June 2015 Press Releases

Leading Rosetta mission scientist gives the latest on Philae at Queen’s University

In the wake of the Philae probe ‘waking up’ last weekend as part of the Rosetta space mission, Queen’s University Belfast is to host a free public lecture by one of Rosetta’s key scientists.

Monica Grady CBE, Professor of Planetary and Space Science at the Open University, is a leading scientist in the Rosetta mission which oversaw the landing of the Philae space probe back in November. Professor Alan Fitzsimmons, from the Astrophysics Research Centre at Queen’s University, also provides research support to the mission by telescopic observations from Earth.

Professor Grady will deliver the Royal Irish Academy 2015 McCrea Lecture at Queen’s on Friday 26 June, including a detailed account of the Rosetta mission to date, along with a more general insight into comets and why some people think they may hold the key to how life originated on Earth.

Philae made history and captured the public imagination as the first spacecraft to successfully land on a moving comet, but scientists at the European Space Agency lost contact with it three days after touchdown when the primary battery ran out.

Since then, space scientists at ground control have been hoping that sunlight would recharge Philae’s batteries and allow it to resume contact. That happened last Saturday and the hope now is that Philae may be able to relay more information about comets back to Earth.

With more than 2,000 people involved around the world, and a ten-year lead-in for the project, the Rosetta mission is one of the most complex and ambitious ever undertaken in space exploration.

Given recent events, it is expected that this free public lecture will be very popular, so advance registration is essential here

The Royal Irish Academy 2015 McCrea Lecture will be held in the Larmor Lecture Theatre, School of Mathematics and Physics, Queen’s University Belfast. The location can be seen here on Friday 26 June 2015 at 7pm

For media inquiries please contact Una Bradley (Mon-Wed) on Tel. 028 9097 5320 or Michelle Cassidy (Thurs-Fri) on Tel. 028 9097 5310 or email comms.officer@qub.ac.uk



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Queen’s unveils Donegall Pass ‘Wall of Hope'

A vibrant ‘Wall of Hope’ aimed at nurturing respect and understanding amongst the community in Belfast’s Donegall Pass area, has been unveiled by Queen’s University.

The unique community art work, which will be displayed on the back wall of the St Mary Magdalene Church, features over 150 Japanese wooden tablets (called e-ma) that have been painted with images of hope by groups including the Donegall Pass Youth Club, the Chinese community, and a local women’s group.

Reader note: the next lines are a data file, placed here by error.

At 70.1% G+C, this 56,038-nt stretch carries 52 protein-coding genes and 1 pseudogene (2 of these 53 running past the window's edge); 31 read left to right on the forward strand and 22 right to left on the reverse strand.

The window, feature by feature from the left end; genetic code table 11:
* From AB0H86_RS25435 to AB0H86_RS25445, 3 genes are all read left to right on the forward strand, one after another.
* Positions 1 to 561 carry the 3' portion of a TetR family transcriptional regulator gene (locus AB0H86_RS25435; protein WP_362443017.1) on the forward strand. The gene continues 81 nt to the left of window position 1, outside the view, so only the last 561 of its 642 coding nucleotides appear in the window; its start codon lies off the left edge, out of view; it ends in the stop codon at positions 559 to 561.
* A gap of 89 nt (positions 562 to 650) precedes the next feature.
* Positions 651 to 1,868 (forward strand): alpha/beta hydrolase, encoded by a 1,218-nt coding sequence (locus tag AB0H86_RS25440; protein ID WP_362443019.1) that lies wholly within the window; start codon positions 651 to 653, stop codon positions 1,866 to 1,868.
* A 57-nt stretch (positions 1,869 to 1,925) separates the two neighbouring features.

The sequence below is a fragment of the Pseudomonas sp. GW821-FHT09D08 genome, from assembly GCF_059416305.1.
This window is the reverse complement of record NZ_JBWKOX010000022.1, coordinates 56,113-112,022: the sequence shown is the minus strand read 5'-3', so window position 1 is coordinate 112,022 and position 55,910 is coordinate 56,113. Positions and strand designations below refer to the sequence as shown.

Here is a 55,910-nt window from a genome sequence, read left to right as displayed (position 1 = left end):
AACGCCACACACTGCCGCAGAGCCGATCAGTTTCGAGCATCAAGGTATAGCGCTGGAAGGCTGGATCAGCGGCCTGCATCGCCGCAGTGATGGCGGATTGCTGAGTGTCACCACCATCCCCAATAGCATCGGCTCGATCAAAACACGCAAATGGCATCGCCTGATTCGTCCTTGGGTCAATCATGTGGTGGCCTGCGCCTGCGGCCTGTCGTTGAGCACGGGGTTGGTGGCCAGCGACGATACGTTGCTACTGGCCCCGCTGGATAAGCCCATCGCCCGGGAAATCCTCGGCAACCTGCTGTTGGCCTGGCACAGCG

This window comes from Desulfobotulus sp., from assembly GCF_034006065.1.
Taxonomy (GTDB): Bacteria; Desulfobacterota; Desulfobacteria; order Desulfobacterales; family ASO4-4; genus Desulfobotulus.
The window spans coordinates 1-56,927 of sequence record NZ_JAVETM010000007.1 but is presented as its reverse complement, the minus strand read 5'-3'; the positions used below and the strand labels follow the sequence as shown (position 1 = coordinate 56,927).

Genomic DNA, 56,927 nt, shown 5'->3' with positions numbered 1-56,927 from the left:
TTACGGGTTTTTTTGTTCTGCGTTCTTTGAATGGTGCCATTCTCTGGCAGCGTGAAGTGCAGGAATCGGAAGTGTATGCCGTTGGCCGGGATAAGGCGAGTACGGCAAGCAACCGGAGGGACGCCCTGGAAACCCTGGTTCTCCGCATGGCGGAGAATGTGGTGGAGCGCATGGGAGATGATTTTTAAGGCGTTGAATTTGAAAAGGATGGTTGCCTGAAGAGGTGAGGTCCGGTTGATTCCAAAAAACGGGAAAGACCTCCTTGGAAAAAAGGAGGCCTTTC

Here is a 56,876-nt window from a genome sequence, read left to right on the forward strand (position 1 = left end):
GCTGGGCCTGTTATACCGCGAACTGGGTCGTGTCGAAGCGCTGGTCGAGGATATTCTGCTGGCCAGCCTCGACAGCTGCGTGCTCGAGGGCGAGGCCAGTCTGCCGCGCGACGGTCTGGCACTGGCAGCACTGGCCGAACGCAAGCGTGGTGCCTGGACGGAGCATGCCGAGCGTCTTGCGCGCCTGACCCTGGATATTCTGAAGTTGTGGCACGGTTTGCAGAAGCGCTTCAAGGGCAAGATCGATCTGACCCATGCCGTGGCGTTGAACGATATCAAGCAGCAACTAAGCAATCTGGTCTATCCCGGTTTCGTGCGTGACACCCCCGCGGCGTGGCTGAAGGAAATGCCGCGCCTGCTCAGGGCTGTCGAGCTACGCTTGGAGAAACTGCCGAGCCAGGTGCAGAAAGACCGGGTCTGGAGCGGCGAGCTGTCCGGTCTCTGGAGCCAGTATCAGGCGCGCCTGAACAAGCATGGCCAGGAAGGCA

Led by Andrew Woollock, a PhD student in the School of Education at Queen’s, the project is based on a concept from Japan that creates a focal point of pride for a community, where everyone has equal voice and can share their aspirations.

Find out more at: http://www.projecte-ma.org/

Media inquiries to Andrew Kennedy, Queen’s Communications Office, on andrew.kennedy@qub.ac.uk or 028 9097 5384

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Queen’s researchers in hospital superbug breakthrough

Researchers at Queen’s University Belfast have developed a cutting-edge new medical therapy that could protect UK hospital patients against a lethal superbug.

The new treatment, which uses a molecule called an inhibitor to prevent the new superbug Klebsiella pneumonia from blocking the body’s natural defences, has the potential to save thousands of lives in the UK each year. Klebsiella, which has mortality rates of 25-60%, can cause bladder infections and pneumonia and is resistant to all major antibiotics.

The research team, from the School of Medicine, Dentistry and Biomedical Sciences at Queen’s, found that Klebsiella can survive inside white blood cells called ‘macrophages’, which are meant to protect the human body from infection. The superbug takes over a protein in the blood cell called ‘Akt’, paralyzing the cell and making it the perfect shelter to avoid being killed by antibiotics. 

The team showed that by treating the cell with the inhibitor - which stops ‘Akt’ protein from working - the blood cell is once again capable of killing Klebsiella and the infection can be completely eliminated.

Team leader, Professor Jose Bengoechea, from the School of Medicine, Dentistry and Biomedical Sciences at Queen’s, said: “The global problem of antimicrobial resistance is fast becoming one of the major health issues of modern times. Of particular concern is the mounting prevalence of infections caused by Klebsiella pneumonia which has been identified as an urgent threat to human health by the UK government and the World Health Organisation due to extremely drug resistant strains.

"Our research has helped us gain a better understanding of the vulnerable pathways of human defences, meaning we have been able to develop a potentially ground-breaking new therapy that will block the bug and stop it in its tracks. This is the latest example of the commitment of researchers and staff at Queen’s to advancing knowledge and achieving excellence for the benefit of society.”

The research team at Queen’s plan to carry out pre-clinical trials over the next months to further confirm their findings and move the therapy forward into human clinical trials. Read the research report: http://onlinelibrary.wiley.com/doi/10.1111/cmi.12466/abstract

Media inquiries to Andrew Kennedy, Queen’s Communications Office, on andrew.kennedy@qub.ac.uk or 028 9097 5384.


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Queen’s Engineering Students Awarded £25K NIE Scholarships

Six students in Electrical and Electronic Engineering at Queen’s University have been awarded prestigious scholarships by Northern Ireland Electricity (NIE).  The scholarships, which are each worth £25K, include financial support as well as the opportunity to spend a year’s placement and each summer working for the Company.

NIE launched the Scholarship programme with Queen’s University in 2011 to recruit graduates into their Electrical Engineering Graduate Scheme.  There is currently a shortage of electrical engineering graduates in Northern Ireland and throughout the UK, as they are in high demand across a broad range of sectors, from IT to connected health.  The power industry, in particular, is experiencing a particular shortage with demand for graduates expected to increase even further over the next 10-15 years.